Mark and Luke have reported in common with Matthew the words which were spoken by 
the Lord, there is no questioning their harmony with one another. Moreover, the sections 
which are given by Matthew only are even much more beyond the range of controversy. 
And in the matter of the order of narration, although it is presented somewhat differently 
by the various evangelists, according as they have proceeded severally along the line of his- 


1025 Matt. xiii. 1-52. 

1026 Mark iv. 1-34. 

1027 Lukeviii. 22. 


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Of the Words Which Were Spoken Out of the Ship on the Subject of the Sower,... 


torical succession, or along that of the succession of recollection, I see as little reason for 

1 H9R 

alleging any discrepancy of statement or any contradiction between any of the writers. 


1028 [The discourse in parables must be placed before the voyage to the country of the Gadarenes; comp. 
Mark iv. 36, and Augustin remark in § 89. — R.] 


322 


Of His Coming into His Own Country, and of the Astonishment of the People... 


Chapter XLII. — Of His Coming into His Own Country, and of the Astonishment 
of the People at His Doctrine, as They Looked with Contempt Upon His Lineage; 
Of Matthew’s Harmony with Mark and Luke in This Section; And in Particular, 
of the Question Whether the Order of Narration Which is Presented by the First 
of These Evangelists Does Not Exhibit Some Want of Consistency with that of 
the Other Two. 

89. Matthew thence proceeds as follows: “And it came to pass that, when Jesus had fin- 

ished these parables, He departed thence: and when He was come into His own country, 
He taught them in their synagogues;” 1029 and so on, down to the words, “And He did not 
many mighty works there because of their unbelief.” 1030 Thus he passes from the above 
discourse containing the parables, on to this passage, in such a way as not to make it abso- 
lutely necessary for us to take the one to have followed in immediate historical succession 
upon the other. All the more may we suppose this to be the case, when we see how Mark 
passes on from these parables to a subject which is not identical with Matthew’s directly 
succeeding theme, but quite different from that, and agreeing rather with what Luke intro- 
duces; and how he has constructed his narrative in such a manner as to make the balance 
of credibility rest on the side of the supposition, that what followed in immediate historical 
sequence was rather the occurrences which these two latter evangelists both insert in near 
connection [with the parables], — namely, the incidents of the ship in which Jesus was asleep, 
and the miracle performed in the expulsion of the devils in the country of the 
Gerasenes, 1031 — two events which Matthew has already recalled and introduced at an 
earlier stage of his record. At present, therefore, we have to consider whether [Matthew’s 

report of] what the Lord spoke, and what was said to Him in His own country, is in concord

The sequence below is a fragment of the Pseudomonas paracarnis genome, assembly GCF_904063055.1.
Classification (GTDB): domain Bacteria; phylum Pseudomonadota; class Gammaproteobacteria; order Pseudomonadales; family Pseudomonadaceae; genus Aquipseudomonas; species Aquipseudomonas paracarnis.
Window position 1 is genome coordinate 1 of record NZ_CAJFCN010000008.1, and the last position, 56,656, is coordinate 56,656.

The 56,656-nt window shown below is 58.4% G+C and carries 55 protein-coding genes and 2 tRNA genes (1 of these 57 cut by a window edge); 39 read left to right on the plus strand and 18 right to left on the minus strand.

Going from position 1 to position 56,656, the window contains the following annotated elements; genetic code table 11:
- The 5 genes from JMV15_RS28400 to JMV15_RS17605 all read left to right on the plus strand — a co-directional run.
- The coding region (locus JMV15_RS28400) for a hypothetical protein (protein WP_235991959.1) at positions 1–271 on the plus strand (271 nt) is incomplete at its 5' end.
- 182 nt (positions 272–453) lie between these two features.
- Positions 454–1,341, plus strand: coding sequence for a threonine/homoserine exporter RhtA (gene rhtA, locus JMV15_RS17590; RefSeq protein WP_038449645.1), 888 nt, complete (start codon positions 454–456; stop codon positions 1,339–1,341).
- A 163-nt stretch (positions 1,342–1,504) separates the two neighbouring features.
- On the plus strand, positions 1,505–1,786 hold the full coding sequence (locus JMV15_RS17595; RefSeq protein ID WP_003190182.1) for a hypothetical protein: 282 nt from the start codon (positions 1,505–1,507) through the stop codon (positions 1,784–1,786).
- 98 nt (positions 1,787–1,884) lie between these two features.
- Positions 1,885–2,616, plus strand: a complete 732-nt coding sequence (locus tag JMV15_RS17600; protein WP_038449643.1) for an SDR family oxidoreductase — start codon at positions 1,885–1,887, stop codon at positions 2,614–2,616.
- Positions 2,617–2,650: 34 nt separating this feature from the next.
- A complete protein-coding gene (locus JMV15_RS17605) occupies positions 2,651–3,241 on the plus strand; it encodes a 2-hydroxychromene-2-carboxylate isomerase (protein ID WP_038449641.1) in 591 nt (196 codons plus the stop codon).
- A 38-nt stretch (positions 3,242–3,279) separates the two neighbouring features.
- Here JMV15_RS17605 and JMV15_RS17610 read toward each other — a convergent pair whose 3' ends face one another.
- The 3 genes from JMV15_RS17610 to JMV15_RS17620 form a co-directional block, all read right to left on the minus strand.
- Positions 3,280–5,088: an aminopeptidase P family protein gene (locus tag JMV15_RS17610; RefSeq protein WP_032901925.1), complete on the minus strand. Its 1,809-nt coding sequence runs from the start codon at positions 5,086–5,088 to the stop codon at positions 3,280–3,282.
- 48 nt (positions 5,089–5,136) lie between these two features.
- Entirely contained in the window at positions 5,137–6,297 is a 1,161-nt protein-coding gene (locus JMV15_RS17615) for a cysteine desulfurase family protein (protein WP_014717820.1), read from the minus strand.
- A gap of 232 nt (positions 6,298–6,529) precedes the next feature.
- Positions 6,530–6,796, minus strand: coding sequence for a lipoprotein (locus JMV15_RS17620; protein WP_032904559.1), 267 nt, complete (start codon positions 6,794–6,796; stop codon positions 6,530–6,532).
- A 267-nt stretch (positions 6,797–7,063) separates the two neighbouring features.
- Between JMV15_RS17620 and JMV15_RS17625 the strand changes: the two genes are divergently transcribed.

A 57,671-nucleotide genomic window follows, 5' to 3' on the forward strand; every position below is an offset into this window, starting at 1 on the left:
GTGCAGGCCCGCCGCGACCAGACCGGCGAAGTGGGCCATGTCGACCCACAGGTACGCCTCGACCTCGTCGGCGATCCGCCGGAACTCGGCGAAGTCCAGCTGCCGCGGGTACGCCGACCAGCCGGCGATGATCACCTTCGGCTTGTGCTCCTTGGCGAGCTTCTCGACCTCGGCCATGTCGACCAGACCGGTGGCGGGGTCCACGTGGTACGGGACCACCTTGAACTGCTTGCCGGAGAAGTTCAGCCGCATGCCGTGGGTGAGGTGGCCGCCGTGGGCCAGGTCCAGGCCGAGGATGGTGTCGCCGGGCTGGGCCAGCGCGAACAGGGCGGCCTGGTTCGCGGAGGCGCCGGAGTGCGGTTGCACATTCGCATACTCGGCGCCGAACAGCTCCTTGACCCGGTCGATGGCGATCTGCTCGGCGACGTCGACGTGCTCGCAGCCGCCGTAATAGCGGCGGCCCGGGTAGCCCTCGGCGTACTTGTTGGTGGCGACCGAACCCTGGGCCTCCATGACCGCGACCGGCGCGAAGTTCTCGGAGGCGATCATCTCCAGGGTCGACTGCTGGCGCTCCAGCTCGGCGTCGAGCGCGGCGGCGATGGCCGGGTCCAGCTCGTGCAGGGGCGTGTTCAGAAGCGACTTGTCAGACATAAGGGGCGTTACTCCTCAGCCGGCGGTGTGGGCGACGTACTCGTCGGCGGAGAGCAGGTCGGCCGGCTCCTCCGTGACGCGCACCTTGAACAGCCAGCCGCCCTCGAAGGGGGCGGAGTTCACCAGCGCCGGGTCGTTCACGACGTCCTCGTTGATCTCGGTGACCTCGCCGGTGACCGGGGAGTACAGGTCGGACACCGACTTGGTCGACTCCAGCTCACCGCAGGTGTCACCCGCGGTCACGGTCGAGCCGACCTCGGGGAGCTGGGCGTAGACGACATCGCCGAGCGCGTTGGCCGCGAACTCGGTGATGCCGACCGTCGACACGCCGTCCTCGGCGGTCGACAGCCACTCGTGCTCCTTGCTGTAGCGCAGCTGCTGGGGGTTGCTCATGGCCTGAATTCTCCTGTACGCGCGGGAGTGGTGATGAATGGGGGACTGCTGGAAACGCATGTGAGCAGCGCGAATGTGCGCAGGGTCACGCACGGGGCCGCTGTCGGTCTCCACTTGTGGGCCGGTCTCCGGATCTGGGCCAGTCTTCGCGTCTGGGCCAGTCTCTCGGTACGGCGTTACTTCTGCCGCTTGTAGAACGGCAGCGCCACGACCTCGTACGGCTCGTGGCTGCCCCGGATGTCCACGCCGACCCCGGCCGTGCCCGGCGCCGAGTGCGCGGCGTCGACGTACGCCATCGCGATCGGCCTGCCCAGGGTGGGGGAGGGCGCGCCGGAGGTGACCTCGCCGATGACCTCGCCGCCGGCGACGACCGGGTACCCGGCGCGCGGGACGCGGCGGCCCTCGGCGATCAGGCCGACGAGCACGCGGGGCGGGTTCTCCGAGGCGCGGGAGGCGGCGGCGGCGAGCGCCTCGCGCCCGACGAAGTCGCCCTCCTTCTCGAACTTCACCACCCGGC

with the accounts given by the other two, namely, Mark and Luke. For, in widely different 
and dissimilar sections of his history, John mentions words, either spoken to the Lord or 
spoken by Him, which resemble those recorded in this passage by the other three 
evangelists. 

90. Now Mark, indeed, gives this passage in terms almost precisely identical with those 
which meet us in Matthew; with the one exception, that what he says the Lord was called 
by His fellow-townsmen is, “the carpenter, and the son of Mary,” 1034 and not, as Matthew 


1029 Three mss., however, give in synagoga eorum — in their synagogue — as in our version. 

1030 Matt. xiii. 53-58. 

1031 Mark iv. 35, v. 17; Luke viii. 22-37. [On the variations in the name, see critical editions of Greek text. 
Comp. Revised Version. The Latin versions generally read “Gerasenes” in all three accounts. — R.] 

1032 Matt. viii. 23-34. 

1033 John vi. 42. 

1034 Markvi. 1-6. 


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Of His Coming into His Own Country, and of the Astonishment of the People... 


tells us, the “carpenter’s son.” Neither is there anything to marvel at in this, since He might 
quite fairly have have been designated by both these names. For in taking Him to be the son 
of a carpenter, they naturally also took Him to be a carpenter. Luke, on the other hand, sets 
forth the same incident on a wider scale, and records a variety of other matters which took 
place in that connection. And this account he brings in at a point not long subsequent to 
His baptism and temptation, thus unquestionably introducing by anticipation what really 
happened only after the occurrence of a number of intervening circumstances. In this, 
therefore, every one may see an illustration of a principle of prime consequence in relation 
to this most weighty question concerning the harmony of the evangelists, which we have 
undertaken to solve by the help of God, — the principle, namely, that it is not by mere ignor- 
ance that these writers have been led to make certain omissions, and that it is as little through 
simple ignorance of the actual historical order of events that they have [at times] preferred 
to keep by the order in which these events were recalled to their own memory. The correct- 
ness of this principle may be gathered most clearly from the fact that, at a point antecedent 
to any account given by him of anything done by the Lord at Capharnaum, Luke has anti- 
cipated the literal date, and has inserted this passage which we have at present under consid- 
eration, and in which we are told how His fellow-citizens at once were astonished at the 
might of the authority which was in Him, and expressed their contempt for the meanness